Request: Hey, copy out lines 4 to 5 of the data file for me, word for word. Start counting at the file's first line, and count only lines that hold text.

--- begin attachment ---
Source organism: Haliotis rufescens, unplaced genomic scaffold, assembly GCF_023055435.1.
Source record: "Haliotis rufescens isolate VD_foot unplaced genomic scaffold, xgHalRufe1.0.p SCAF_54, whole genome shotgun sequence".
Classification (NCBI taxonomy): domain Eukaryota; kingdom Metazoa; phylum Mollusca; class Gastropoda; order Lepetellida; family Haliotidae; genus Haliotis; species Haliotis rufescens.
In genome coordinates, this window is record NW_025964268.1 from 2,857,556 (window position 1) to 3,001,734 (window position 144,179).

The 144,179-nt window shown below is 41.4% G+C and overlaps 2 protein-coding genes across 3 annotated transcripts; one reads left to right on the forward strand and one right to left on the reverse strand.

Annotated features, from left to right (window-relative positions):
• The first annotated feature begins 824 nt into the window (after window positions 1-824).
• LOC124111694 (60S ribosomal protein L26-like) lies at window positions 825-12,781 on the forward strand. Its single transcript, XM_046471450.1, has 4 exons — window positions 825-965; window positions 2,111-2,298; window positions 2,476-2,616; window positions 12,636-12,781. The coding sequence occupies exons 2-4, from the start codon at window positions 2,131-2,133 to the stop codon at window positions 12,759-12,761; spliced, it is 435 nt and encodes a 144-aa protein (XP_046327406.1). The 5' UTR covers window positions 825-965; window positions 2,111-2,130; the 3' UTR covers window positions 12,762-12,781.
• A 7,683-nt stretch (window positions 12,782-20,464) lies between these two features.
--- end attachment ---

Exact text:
In genome coordinates, this window is record NW_025964268.1 from 2,857,556 (window position 1) to 3,001,734 (window position 144,179).

The 144,179-nt window shown below is 41.4% G+C and overlaps 2 protein-coding genes across 3 annotated transcripts; one reads left to right on the forward strand and one right to left on the reverse strand.